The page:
Some traits to look at in Ovales are whether spikes are all crowded at the tip or more loosely arranged, whether the inflorescence is nodding or mostly erect, the shape of the spike (round vs. elliptic vs. club-shaped), the size and shape of the perigynia particularly the body (e.g. round vs. elliptic), the width of the wing and whether it extends all the way to the base, whether there are distinct veins on one or both sides of the perigynia, the length of the pistillate scale relative to the perigynia, the shape of the achene, leaf width, and whether sheaths are papillose, but strong magnification (30x or more) is required to see this. Habitat can also be a factor, and a metric scale is essential since fractions of millimeters make a difference.

Carex molesta is distinguished from other Minnesota Ovales species by 2 to 5 spikes (rarely 6), spikes usually crowded together at the stem tip and mostly globular in shape, rounded at the base with few staminate flowers, the inflorescence less than 1 inch long; perigynia 3.3 to 5 mm long (usually less than 4.5), the body oval to nearly round, distinctly veined only on one side and winged to the base, the wing .4 to .8 mm wide and more or less the same width all the way to the base. The distance from the tip of the achene to the tip of the beak is 1.6 to 2.6 mm. It is usually found in moist soil but not always.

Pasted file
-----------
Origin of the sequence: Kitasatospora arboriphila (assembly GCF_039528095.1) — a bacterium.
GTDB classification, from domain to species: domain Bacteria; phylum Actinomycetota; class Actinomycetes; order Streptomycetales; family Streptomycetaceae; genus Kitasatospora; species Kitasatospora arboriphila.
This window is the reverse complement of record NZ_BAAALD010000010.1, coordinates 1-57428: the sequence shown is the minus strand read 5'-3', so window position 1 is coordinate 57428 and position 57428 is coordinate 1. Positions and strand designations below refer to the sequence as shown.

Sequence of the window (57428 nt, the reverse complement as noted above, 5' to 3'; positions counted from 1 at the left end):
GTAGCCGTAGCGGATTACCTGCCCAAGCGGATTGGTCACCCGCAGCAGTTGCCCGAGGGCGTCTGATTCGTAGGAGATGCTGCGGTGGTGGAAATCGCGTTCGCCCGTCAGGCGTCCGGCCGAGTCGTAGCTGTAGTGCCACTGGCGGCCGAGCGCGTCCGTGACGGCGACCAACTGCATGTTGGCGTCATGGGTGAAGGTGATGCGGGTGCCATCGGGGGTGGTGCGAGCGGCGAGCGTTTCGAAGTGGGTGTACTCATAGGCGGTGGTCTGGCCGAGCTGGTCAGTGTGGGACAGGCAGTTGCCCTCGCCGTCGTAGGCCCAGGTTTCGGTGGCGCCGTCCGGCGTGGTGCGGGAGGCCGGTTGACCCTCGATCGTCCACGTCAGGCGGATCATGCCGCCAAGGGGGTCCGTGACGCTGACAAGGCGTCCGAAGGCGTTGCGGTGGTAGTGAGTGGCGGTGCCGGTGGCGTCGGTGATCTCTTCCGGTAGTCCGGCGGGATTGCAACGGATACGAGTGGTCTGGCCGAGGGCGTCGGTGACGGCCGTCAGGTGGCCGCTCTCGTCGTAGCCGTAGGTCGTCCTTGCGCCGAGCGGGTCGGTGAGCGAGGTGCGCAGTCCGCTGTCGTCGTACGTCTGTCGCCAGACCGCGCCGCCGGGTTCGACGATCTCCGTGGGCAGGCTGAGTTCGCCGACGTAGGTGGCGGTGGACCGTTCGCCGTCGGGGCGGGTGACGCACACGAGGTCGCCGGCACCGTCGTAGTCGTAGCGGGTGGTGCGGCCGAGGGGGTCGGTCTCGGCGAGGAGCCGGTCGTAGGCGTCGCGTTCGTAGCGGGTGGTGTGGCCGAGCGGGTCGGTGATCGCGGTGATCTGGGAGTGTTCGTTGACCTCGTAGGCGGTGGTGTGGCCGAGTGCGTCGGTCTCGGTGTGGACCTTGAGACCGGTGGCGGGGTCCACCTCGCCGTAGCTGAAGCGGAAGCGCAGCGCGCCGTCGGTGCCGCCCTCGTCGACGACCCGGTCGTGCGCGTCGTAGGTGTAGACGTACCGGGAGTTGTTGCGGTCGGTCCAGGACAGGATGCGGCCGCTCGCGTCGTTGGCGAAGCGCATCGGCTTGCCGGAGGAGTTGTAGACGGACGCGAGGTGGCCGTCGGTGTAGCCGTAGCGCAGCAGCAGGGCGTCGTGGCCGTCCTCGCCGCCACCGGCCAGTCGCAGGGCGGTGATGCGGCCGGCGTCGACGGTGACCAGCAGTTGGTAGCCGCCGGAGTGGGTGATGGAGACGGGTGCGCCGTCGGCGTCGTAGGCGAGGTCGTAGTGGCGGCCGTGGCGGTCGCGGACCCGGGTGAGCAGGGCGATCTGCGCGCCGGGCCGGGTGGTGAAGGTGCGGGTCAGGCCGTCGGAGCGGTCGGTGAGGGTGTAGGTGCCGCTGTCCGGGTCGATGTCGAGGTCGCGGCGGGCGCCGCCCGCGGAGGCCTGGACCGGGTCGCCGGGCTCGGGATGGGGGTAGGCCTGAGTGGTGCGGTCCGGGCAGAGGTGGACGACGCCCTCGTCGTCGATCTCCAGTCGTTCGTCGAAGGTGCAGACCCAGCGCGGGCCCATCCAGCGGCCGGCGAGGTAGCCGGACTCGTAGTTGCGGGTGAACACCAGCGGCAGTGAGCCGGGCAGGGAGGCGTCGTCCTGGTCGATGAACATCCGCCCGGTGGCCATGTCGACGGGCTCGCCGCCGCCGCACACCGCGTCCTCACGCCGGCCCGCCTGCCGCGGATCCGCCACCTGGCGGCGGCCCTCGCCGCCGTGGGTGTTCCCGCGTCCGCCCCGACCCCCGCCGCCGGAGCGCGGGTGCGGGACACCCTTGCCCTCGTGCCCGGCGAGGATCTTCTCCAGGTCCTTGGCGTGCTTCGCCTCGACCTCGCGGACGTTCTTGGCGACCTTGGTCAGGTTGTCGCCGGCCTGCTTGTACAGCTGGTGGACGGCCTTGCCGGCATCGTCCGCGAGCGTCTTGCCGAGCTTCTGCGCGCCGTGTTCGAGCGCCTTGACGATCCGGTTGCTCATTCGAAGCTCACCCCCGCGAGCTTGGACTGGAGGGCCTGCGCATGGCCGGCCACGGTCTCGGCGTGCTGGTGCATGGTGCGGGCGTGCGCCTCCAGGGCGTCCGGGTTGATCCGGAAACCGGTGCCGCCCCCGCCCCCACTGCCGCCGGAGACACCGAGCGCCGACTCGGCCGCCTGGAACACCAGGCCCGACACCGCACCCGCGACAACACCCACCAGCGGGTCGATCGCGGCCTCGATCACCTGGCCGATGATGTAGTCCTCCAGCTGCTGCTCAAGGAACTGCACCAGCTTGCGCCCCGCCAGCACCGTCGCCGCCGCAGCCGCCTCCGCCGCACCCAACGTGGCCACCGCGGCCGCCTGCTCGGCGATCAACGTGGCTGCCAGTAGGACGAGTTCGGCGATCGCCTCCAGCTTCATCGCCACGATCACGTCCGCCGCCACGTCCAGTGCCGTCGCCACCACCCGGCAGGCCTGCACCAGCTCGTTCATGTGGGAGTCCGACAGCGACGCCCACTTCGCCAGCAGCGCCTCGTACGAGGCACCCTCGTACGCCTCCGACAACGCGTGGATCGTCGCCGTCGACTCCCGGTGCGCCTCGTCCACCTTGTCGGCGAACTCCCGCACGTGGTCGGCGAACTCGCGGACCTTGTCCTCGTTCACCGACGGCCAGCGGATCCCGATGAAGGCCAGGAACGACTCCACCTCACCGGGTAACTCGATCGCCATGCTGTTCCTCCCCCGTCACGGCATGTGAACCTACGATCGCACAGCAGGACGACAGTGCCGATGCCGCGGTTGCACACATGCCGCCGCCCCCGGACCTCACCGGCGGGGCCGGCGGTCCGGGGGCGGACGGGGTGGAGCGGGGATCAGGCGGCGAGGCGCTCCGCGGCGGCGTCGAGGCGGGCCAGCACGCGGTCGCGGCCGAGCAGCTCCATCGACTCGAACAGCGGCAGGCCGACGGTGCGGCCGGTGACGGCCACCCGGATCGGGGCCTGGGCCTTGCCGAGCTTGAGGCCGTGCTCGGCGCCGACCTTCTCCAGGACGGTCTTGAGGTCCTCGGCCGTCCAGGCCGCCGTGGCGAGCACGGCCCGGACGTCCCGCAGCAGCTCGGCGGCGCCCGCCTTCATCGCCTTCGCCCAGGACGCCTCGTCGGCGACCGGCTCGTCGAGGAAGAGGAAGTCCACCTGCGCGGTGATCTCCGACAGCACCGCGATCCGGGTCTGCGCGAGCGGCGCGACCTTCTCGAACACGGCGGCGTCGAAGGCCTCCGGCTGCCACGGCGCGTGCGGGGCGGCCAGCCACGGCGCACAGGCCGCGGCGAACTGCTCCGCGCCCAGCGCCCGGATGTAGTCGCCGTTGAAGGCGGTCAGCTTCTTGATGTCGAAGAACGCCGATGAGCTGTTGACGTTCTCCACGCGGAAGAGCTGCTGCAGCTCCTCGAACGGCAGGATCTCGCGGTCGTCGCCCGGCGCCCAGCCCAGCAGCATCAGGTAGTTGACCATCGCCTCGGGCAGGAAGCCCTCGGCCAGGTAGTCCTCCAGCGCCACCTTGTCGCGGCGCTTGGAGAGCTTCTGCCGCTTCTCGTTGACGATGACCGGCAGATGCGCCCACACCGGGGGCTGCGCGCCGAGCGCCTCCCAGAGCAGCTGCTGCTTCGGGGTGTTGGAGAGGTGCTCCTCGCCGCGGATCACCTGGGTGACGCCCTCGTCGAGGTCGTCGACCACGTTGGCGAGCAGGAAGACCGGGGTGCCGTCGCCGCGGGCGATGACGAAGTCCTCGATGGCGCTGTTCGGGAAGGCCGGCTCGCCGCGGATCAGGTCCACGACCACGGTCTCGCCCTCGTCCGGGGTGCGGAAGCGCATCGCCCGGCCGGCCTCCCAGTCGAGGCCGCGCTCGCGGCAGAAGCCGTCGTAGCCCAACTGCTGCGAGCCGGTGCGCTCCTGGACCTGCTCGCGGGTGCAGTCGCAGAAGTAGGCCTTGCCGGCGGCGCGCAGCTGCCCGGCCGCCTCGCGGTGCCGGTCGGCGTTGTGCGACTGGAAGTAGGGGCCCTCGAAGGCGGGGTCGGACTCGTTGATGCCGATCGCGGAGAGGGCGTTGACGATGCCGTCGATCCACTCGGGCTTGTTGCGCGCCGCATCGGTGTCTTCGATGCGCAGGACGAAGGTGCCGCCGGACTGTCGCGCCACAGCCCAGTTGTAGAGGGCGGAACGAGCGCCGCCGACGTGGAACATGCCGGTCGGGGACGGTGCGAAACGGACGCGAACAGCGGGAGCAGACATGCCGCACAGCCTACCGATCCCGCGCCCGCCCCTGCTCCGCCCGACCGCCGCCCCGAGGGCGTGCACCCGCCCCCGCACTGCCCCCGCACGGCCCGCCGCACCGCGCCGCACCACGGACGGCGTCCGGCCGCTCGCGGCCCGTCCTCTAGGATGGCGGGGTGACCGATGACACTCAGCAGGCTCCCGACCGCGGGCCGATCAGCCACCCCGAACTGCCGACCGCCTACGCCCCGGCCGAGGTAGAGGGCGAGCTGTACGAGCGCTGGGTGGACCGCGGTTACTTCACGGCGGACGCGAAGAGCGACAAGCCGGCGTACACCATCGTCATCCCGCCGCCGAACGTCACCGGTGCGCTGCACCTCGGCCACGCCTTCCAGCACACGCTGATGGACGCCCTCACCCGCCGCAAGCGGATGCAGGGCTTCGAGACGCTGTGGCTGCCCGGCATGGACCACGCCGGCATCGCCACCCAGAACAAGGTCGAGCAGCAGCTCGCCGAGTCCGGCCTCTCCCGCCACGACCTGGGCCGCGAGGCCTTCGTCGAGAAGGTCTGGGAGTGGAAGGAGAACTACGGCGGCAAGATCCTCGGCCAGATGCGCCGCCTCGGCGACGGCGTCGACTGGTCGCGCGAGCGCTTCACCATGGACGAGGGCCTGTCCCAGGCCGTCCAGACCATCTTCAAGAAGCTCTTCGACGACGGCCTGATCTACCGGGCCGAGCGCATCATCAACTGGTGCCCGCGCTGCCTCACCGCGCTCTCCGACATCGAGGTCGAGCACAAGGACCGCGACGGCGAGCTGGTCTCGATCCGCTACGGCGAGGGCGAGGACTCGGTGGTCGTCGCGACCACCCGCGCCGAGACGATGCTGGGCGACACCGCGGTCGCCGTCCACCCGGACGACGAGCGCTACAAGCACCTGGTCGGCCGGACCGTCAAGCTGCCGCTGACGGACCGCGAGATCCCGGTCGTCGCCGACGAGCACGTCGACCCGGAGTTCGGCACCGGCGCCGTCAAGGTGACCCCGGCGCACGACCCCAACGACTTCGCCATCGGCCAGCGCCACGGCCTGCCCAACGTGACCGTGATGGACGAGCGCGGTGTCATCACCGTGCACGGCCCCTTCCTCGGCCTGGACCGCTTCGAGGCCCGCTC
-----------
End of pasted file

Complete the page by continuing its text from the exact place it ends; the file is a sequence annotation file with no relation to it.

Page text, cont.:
Carex molesta is most similar to C. bicknellii, C. merritt-fernaldii, and C. brevior. C. bicknellii is strongly veined on both sides of the perigynia; it and C. merritt-fernaldii both have papillose sheaths, which C. molesta lacks, and more irregular wings that are commonly a bit jagged on the upper half or so. C. molesta is more likely to be confused with C. brevior, which may have up to 7 spikes that are not as crowded, usually with more staminate flowers per spike so the base is more tapered, and is usually in drier soils; when there is overlap on these characteristics check the achene—C. brevior will be broadly egg-shaped to nearly round where C. molesta is proportionately narrower, distinctly longer than wide.

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More photos

Photos by K. Chayka taken in Carver, Dodge and Yellow Medicine counties. Photos by Peter M. Dziuk taken in Fillmore County.